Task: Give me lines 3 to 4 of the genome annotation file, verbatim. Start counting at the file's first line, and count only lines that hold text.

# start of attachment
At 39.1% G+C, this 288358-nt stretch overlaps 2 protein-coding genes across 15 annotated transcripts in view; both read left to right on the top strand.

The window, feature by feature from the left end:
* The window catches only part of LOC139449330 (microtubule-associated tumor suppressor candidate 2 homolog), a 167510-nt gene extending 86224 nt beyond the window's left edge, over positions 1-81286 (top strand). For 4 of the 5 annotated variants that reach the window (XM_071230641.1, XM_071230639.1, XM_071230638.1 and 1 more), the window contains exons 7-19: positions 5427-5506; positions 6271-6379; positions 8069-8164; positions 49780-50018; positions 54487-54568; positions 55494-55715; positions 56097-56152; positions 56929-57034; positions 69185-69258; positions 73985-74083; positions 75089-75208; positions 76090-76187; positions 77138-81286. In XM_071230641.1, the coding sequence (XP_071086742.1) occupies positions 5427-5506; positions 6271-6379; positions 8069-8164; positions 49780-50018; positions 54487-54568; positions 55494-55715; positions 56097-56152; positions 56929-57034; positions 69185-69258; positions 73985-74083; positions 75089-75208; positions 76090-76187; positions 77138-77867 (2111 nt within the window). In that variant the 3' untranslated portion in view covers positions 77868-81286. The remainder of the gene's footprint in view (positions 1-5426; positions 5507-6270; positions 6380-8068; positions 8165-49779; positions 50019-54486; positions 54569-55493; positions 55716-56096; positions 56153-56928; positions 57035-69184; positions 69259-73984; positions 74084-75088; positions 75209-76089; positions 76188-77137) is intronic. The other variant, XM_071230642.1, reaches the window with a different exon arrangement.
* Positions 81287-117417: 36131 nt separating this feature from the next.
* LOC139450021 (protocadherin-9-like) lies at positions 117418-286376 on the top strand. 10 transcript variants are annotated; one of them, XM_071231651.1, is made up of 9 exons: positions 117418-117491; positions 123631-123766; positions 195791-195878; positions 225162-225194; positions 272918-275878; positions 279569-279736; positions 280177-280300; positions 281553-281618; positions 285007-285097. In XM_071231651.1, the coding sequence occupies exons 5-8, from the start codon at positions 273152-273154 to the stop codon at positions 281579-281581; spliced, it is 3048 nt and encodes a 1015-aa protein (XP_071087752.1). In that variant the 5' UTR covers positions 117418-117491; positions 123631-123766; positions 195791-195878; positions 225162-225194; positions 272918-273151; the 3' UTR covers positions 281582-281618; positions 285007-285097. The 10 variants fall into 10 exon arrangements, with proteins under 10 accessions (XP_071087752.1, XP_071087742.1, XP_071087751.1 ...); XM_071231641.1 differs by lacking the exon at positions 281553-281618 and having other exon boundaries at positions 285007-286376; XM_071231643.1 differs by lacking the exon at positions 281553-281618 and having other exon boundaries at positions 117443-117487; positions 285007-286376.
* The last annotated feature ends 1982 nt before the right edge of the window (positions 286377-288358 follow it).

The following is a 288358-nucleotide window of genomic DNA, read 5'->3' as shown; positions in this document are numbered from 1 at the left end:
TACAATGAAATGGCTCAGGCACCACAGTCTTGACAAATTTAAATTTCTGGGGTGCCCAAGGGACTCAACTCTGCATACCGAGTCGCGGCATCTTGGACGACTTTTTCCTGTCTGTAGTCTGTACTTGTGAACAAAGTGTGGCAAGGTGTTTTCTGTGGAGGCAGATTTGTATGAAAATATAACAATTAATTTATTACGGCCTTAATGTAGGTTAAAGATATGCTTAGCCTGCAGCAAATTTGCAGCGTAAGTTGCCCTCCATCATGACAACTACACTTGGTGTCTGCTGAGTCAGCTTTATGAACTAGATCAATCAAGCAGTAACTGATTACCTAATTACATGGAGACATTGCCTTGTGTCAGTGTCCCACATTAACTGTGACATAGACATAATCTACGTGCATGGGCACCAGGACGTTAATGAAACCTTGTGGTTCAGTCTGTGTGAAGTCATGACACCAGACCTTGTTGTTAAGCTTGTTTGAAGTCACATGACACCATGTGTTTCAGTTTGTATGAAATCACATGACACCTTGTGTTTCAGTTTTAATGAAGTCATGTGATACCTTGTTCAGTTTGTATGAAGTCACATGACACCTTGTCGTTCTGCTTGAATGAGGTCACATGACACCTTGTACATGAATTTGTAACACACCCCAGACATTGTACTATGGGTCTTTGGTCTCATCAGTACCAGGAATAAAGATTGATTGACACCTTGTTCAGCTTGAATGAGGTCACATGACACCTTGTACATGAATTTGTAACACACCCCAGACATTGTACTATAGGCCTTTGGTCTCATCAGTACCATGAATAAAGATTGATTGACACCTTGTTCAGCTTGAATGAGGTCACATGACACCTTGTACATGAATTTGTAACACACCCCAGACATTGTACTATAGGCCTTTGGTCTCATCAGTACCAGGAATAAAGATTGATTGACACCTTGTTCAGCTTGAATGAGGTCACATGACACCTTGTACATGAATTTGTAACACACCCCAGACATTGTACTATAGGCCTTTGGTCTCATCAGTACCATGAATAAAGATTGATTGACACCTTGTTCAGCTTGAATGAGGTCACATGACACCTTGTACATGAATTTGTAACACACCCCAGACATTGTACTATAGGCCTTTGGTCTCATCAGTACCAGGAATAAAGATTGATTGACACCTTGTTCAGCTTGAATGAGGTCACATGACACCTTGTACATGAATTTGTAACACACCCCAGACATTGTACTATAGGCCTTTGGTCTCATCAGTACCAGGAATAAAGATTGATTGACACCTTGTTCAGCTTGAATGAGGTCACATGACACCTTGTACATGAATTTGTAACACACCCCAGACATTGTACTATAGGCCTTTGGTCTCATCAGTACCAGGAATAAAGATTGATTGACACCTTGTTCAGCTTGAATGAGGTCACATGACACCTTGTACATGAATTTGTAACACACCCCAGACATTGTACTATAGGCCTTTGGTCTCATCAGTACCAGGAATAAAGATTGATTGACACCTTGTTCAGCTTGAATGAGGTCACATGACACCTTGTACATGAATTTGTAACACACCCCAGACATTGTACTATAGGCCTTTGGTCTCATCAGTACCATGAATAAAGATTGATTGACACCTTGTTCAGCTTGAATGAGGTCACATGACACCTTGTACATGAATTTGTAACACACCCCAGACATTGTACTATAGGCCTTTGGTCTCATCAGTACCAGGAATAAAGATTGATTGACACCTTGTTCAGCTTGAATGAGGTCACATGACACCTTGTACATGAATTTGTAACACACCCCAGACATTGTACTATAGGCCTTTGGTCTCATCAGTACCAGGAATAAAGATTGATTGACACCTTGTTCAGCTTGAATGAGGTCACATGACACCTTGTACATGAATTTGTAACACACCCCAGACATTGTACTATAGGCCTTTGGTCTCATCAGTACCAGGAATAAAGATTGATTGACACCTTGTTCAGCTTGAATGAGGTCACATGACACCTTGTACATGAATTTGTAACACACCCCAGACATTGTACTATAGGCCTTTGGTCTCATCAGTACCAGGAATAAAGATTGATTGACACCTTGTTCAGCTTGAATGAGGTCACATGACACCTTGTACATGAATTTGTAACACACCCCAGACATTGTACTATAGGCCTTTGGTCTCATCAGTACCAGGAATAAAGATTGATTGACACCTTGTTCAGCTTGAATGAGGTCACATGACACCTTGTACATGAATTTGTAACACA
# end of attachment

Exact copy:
* The window catches only part of LOC139449330 (microtubule-associated tumor suppressor candidate 2 homolog), a 167510-nt gene extending 86224 nt beyond the window's left edge, over positions 1-81286 (top strand). For 4 of the 5 annotated variants that reach the window (XM_071230641.1, XM_071230639.1, XM_071230638.1 and 1 more), the window contains exons 7-19: positions 5427-5506; positions 6271-6379; positions 8069-8164; positions 49780-50018; positions 54487-54568; positions 55494-55715; positions 56097-56152; positions 56929-57034; positions 69185-69258; positions 73985-74083; positions 75089-75208; positions 76090-76187; positions 77138-81286. In XM_071230641.1, the coding sequence (XP_071086742.1) occupies positions 5427-5506; positions 6271-6379; positions 8069-8164; positions 49780-50018; positions 54487-54568; positions 55494-55715; positions 56097-56152; positions 56929-57034; positions 69185-69258; positions 73985-74083; positions 75089-75208; positions 76090-76187; positions 77138-77867 (2111 nt within the window). In that variant the 3' untranslated portion in view covers positions 77868-81286. The remainder of the gene's footprint in view (positions 1-5426; positions 5507-6270; positions 6380-8068; positions 8165-49779; positions 50019-54486; positions 54569-55493; positions 55716-56096; positions 56153-56928; positions 57035-69184; positions 69259-73984; positions 74084-75088; positions 75209-76089; positions 76188-77137) is intronic. The other variant, XM_071230642.1, reaches the window with a different exon arrangement.
* Positions 81287-117417: 36131 nt separating this feature from the next.